The Department of Health and Human Services (HHS) Office of Inspector General (OIG) announced several new changes in its Work Plan update for October 2023. The OIG Work Plan forecasts the projects that OIG plans to implement over the foreseeable future. These projects usually include OIG audits and evaluations. Below are the highlights from the Work Plan update of which providers and suppliers should take notice.
First, OIG will perform an audit of the Morehouse School of Medicine’s National Infrastructure for Mitigating the Impact of COVID-19 (NIMIC) initiative. The NIMIC initiative is a 3-year, $40 million cooperative agreement between HHS’s Office of Minority Health and the Morehouse School of Medicine to fight COVID-19 in racial and ethnic minority, rural, and socially vulnerable communities. The Morehouse School of Medicine is leading the initiative to coordinate a strategic network to deliver COVID-19 related information to communicates hit hardest by the pandemic.
Second, OIG will audit the accuracy of the Child Care and Development Fund (CCDF) attendance records at Minnesota child care centers. The CCDF is the primary federal funding source devoted to subsidizing the child care expenditures of low-income families. OIG has stated that it identified issues with the completeness and accuracy of child care attendance records and with related billings for child care services. Minnesota, as well as possibly additional states, have been selected by OIG for a review to determine whether the state(s) complied with federal and state requirements related to attendance records and whether payments for services at child care centers were allowable.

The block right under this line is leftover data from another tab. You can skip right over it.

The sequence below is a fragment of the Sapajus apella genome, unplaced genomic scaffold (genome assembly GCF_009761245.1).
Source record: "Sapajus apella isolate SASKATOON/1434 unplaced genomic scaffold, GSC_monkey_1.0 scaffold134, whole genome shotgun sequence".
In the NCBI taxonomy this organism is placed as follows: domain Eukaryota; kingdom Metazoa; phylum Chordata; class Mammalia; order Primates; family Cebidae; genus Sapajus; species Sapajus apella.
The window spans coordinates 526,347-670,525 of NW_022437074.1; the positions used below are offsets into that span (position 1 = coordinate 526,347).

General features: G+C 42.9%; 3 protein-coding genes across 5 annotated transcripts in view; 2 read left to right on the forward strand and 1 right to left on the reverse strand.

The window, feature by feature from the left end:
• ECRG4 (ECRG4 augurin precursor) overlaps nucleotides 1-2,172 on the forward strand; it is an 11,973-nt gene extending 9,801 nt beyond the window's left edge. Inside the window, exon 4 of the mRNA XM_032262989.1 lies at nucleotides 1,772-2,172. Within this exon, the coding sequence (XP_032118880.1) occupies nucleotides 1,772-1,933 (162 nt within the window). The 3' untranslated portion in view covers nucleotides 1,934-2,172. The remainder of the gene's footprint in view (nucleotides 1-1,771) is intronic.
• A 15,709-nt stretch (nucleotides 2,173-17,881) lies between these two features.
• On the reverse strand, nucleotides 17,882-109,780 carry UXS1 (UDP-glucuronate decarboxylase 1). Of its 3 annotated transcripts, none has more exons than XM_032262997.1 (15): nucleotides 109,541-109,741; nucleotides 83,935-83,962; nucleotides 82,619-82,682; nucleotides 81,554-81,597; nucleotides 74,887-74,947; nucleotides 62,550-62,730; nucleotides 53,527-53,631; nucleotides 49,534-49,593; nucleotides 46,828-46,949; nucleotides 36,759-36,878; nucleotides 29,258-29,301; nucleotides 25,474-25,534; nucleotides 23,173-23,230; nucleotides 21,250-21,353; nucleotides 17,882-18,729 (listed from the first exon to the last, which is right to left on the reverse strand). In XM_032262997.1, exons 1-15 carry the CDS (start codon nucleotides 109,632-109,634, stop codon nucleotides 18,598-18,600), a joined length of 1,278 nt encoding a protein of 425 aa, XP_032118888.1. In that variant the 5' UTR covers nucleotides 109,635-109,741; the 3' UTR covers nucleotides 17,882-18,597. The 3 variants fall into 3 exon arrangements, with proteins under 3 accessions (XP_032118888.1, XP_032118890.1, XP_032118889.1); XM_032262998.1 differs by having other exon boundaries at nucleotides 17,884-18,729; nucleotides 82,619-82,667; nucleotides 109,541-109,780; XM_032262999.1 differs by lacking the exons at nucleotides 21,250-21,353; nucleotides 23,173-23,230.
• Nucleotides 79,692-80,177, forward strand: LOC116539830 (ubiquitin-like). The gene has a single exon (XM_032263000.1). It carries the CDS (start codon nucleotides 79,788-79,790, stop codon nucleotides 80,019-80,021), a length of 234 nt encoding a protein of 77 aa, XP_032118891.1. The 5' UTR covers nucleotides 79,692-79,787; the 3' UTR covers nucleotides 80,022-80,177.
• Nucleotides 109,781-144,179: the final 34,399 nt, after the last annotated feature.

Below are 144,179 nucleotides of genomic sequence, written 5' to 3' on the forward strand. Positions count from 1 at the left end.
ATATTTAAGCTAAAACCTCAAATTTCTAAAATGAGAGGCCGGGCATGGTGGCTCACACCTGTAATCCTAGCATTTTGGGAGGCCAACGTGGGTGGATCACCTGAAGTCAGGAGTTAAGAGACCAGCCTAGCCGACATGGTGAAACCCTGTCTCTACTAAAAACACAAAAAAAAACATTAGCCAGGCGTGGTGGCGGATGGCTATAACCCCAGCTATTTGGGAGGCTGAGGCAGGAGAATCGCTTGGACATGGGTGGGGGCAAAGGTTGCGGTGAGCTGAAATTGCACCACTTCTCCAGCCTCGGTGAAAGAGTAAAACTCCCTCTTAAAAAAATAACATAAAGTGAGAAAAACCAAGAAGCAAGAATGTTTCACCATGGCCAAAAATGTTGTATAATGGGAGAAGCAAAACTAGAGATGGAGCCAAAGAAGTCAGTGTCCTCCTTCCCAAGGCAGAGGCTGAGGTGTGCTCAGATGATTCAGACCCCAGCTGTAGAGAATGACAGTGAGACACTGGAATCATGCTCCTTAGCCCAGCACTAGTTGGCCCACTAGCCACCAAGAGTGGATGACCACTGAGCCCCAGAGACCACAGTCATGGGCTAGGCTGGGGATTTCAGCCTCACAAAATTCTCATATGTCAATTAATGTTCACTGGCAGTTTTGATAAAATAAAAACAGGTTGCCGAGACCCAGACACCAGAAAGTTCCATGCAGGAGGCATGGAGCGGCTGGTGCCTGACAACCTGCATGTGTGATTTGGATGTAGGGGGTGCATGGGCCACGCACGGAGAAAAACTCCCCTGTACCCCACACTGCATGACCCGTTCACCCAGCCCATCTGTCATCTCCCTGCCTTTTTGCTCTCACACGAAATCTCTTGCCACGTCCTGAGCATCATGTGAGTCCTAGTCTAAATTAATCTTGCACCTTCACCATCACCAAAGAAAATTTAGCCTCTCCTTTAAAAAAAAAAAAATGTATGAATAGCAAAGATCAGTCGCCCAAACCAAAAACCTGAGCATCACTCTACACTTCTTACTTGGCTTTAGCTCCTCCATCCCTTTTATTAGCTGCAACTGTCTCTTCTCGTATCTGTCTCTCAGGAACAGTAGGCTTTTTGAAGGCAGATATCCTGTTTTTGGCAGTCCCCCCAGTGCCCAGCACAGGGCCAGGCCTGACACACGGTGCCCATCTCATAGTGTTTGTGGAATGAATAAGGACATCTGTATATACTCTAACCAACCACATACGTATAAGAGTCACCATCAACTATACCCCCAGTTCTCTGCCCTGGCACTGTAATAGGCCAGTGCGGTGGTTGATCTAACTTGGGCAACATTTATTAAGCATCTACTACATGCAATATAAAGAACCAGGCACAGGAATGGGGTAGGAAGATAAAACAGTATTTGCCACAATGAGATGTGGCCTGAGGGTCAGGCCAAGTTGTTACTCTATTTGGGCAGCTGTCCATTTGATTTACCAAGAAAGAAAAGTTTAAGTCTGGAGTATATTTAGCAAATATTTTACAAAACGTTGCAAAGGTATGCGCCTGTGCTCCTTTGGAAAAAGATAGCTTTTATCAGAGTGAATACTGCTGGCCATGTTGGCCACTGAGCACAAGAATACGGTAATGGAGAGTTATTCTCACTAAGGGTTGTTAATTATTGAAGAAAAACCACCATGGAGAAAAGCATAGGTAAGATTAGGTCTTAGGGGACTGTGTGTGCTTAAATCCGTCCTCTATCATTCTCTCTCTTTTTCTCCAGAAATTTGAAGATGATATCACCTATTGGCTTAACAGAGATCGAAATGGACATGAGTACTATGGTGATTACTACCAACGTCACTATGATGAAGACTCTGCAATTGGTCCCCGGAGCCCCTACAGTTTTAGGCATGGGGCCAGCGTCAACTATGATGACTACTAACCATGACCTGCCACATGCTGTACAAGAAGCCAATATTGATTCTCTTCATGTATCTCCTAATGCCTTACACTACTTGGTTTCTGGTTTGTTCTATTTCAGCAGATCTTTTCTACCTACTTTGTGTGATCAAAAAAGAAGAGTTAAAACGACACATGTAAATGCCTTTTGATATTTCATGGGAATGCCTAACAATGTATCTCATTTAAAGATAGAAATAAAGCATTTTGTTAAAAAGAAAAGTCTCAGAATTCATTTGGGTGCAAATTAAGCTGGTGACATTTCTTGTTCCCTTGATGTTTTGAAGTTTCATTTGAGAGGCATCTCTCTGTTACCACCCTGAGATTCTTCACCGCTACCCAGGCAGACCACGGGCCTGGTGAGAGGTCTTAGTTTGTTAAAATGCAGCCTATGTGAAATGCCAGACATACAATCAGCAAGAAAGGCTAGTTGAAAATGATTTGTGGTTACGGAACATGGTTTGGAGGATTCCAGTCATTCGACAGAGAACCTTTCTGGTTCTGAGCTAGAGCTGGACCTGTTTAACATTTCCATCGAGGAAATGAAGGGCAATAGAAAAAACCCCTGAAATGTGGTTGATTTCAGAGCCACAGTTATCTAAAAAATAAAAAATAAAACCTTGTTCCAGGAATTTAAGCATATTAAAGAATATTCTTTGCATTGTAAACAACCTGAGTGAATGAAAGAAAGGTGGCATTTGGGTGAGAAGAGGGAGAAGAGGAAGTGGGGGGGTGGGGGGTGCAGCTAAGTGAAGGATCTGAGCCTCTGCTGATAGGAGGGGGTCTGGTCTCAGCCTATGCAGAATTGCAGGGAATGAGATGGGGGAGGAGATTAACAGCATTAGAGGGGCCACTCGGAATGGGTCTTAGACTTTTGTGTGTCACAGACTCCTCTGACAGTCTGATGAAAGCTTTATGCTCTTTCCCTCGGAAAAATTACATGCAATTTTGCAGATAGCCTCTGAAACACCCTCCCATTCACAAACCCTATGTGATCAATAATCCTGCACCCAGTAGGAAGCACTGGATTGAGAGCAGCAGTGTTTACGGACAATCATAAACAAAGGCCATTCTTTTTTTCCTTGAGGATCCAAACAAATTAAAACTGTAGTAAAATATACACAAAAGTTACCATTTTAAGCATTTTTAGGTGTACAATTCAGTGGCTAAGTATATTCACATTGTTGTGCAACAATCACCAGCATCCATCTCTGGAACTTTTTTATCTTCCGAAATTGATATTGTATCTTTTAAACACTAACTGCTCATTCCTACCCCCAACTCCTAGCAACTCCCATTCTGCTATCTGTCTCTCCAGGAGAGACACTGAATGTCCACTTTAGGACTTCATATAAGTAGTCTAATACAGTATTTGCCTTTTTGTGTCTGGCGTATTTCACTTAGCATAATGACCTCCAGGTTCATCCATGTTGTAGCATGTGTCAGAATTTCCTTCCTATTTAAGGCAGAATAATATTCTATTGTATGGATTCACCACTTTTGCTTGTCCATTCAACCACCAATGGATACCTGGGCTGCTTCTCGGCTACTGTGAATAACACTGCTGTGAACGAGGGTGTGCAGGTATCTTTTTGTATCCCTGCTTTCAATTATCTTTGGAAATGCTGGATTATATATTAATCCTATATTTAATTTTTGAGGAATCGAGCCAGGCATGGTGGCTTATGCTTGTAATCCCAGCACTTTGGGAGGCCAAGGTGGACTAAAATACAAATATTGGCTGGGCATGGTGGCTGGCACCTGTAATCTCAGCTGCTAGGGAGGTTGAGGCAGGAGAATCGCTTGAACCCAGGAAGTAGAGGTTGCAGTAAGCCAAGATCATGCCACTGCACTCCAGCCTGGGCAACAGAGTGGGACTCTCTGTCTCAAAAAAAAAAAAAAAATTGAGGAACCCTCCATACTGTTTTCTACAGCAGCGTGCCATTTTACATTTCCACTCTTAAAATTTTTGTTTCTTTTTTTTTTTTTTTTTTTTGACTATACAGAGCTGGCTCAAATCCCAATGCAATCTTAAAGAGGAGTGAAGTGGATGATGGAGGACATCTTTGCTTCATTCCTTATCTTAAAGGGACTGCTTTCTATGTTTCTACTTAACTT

Third, OIG plans to audit efforts of state agencies to ensure the safety of children in foster care. The Federal Foster Care Program, which is administered at the federal level by the Administration for Children and Families, helps states provide safe and stable out-of-home care for children. OIG announced that it plans to conduct two nationwide audits with differing focuses. In the first audit, OIG will examine the states’ use of temporary emergency placements not designated to house children, such as hotels or offices, when a permanent placement is unavailable. The second audit seeks to determine whether critical incidents involving serious physical injury or sexual abuse to a child in foster care are being reported in accordance with federal and state requirements.
Finally, OIG will conduct an evaluation to assess whether children enrolled in Medicaid and the Children’s Health Insurance Program (CHIP) who had an emergency department visit or hospitalization for a suicide attempt or intentional self-harm incident received timely mental health follow up care within established timeframes. OIG plans to examine whether certain groups of children in the nation’s population were less likely to receive timely mental health follow up care after a hospitalization or emergency department visit.
For over 35 years, Wachler & Associates has represented healthcare providers and suppliers nationwide in a variety of health law matters, and our attorneys can assist providers and suppliers in understanding new developments in healthcare law and regulation. If you or your healthcare entity has any questions pertaining to OIG reviews, Medicare audits, or healthcare compliance, please contact an experienced healthcare attorney at 248-544-0888 or email@example.com.